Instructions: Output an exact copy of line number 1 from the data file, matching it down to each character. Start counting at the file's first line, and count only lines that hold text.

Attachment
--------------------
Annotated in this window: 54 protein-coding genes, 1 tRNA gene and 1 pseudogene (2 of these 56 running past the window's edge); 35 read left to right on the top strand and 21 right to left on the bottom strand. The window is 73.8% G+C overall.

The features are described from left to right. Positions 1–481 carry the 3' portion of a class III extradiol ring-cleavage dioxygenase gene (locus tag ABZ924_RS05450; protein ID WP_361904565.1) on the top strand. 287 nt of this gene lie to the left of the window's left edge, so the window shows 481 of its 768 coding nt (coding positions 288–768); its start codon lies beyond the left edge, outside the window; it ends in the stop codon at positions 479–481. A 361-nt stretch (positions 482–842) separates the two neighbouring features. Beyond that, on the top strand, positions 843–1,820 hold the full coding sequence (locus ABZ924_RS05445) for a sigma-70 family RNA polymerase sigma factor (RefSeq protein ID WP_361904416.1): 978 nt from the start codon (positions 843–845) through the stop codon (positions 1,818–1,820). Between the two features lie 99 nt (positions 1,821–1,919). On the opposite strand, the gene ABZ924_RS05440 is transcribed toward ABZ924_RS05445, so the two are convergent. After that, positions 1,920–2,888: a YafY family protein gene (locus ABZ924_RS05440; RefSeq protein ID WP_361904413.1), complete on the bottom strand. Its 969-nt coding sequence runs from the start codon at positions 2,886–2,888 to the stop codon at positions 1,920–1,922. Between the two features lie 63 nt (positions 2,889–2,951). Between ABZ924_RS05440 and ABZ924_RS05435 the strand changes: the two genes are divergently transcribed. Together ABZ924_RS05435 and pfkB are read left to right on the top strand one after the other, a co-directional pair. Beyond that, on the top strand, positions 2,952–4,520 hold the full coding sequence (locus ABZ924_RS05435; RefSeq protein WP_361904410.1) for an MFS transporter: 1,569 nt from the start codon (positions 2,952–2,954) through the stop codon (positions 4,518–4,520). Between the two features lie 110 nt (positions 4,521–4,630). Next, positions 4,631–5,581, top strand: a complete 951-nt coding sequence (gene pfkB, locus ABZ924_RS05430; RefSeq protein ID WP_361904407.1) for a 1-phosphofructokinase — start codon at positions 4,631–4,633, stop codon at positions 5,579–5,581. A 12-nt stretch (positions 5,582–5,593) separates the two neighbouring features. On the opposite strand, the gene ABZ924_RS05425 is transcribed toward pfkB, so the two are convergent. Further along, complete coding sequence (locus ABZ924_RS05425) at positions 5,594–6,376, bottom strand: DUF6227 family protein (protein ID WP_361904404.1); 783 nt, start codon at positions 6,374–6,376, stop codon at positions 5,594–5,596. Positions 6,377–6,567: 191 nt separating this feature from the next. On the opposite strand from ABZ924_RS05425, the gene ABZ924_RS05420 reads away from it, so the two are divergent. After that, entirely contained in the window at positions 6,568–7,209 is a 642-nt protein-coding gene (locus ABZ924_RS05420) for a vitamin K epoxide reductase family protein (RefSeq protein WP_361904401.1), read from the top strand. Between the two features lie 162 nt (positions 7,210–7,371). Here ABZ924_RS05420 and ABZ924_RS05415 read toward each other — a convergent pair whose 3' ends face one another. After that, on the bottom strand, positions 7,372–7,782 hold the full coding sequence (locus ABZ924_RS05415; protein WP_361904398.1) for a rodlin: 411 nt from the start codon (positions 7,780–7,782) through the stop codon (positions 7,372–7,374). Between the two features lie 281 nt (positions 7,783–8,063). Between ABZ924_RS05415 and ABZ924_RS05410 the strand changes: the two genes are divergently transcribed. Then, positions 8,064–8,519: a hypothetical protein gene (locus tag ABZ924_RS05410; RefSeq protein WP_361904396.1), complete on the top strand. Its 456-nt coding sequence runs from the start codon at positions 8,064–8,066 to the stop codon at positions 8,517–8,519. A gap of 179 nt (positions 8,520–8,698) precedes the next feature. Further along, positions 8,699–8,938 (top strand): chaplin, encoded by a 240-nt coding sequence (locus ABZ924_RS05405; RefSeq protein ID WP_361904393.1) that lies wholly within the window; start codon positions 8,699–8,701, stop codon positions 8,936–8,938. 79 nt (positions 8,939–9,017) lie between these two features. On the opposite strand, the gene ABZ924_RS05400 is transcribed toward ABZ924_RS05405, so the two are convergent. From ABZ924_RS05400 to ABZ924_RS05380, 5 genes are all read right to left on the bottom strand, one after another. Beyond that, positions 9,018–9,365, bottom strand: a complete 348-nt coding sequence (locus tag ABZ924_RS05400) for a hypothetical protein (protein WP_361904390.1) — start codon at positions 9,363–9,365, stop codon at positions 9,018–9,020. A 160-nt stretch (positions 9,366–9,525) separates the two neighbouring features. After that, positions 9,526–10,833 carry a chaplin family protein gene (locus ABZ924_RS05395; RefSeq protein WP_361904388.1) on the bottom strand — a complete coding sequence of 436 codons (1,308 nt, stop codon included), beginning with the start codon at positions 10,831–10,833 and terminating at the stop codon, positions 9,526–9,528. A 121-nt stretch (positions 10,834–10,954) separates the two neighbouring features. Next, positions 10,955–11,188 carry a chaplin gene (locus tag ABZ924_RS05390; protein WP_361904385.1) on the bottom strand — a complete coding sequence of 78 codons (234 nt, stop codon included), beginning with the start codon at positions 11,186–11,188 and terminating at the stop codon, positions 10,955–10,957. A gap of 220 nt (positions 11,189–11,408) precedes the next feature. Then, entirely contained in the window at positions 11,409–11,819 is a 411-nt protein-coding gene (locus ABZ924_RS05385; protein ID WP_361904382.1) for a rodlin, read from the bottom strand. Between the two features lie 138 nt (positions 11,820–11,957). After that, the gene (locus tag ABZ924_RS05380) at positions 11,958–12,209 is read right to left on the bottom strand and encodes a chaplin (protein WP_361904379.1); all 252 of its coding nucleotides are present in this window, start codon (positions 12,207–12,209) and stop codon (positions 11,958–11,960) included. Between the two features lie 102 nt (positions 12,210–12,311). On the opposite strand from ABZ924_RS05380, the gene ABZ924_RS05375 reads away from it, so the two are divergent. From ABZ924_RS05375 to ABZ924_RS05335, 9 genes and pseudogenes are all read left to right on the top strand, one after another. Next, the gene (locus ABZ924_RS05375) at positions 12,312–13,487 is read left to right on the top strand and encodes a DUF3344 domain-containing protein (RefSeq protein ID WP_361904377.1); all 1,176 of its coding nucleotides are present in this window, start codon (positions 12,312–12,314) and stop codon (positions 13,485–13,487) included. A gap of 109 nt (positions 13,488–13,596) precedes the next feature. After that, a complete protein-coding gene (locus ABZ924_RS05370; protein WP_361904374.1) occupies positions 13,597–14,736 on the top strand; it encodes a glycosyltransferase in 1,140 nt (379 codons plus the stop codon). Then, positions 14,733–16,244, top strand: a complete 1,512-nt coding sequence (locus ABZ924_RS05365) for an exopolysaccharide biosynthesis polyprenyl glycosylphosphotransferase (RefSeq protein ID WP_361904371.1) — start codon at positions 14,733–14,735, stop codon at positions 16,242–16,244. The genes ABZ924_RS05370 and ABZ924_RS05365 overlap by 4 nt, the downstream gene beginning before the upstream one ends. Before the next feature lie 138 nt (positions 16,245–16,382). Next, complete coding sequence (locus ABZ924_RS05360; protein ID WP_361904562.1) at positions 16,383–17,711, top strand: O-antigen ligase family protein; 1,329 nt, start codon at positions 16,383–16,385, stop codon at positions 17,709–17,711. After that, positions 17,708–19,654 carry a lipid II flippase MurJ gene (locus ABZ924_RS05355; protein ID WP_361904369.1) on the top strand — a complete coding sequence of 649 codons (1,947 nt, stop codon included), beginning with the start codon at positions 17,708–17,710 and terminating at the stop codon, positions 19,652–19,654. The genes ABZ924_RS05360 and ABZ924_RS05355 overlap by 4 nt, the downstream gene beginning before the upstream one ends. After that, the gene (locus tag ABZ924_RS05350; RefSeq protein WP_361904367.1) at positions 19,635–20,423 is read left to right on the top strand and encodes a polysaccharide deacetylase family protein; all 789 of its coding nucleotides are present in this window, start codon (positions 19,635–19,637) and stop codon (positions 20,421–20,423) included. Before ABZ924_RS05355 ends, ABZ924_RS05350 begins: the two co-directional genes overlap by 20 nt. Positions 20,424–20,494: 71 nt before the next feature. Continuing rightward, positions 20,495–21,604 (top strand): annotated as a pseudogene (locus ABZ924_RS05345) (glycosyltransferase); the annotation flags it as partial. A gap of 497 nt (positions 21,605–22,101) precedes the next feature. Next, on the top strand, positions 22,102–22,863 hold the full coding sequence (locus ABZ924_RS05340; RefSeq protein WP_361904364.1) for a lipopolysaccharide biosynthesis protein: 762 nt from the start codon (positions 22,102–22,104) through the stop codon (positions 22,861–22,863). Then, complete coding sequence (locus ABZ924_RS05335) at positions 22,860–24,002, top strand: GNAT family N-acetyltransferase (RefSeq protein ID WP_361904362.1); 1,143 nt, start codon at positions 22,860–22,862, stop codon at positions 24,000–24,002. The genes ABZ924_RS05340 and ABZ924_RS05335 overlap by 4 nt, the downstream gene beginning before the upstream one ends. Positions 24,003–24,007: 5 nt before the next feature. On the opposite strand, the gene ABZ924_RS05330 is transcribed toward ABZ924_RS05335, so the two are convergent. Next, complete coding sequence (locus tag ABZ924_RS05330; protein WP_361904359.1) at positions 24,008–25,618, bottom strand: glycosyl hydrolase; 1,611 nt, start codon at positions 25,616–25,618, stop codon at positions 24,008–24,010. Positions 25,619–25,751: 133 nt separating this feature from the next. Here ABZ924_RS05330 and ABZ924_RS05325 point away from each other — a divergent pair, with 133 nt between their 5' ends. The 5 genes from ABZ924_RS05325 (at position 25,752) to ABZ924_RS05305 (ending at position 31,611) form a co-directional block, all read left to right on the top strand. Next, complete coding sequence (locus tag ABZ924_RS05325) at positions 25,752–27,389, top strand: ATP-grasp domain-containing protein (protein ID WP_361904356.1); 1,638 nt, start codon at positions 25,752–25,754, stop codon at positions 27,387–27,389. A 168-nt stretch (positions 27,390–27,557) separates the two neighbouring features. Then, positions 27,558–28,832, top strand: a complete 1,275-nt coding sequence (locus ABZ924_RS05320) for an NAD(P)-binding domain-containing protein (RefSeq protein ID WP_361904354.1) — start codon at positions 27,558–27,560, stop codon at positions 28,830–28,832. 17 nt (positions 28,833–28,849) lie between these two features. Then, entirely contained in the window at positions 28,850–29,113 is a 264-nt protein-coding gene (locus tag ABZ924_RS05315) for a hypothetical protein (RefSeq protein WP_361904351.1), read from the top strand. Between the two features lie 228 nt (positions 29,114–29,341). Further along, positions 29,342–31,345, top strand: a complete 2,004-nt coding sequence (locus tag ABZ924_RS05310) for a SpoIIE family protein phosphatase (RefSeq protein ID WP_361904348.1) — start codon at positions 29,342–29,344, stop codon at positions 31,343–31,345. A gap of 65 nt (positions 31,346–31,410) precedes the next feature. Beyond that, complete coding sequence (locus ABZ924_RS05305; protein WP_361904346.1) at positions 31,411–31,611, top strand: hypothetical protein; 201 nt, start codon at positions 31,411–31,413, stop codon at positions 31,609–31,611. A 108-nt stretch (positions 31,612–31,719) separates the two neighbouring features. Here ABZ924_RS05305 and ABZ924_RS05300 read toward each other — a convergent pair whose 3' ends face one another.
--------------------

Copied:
Annotated in this window: 54 protein-coding genes, 1 tRNA gene and 1 pseudogene (2 of these 56 running past the window's edge); 35 read left to right on the top strand and 21 right to left on the bottom strand. The window is 73.8% G+C overall.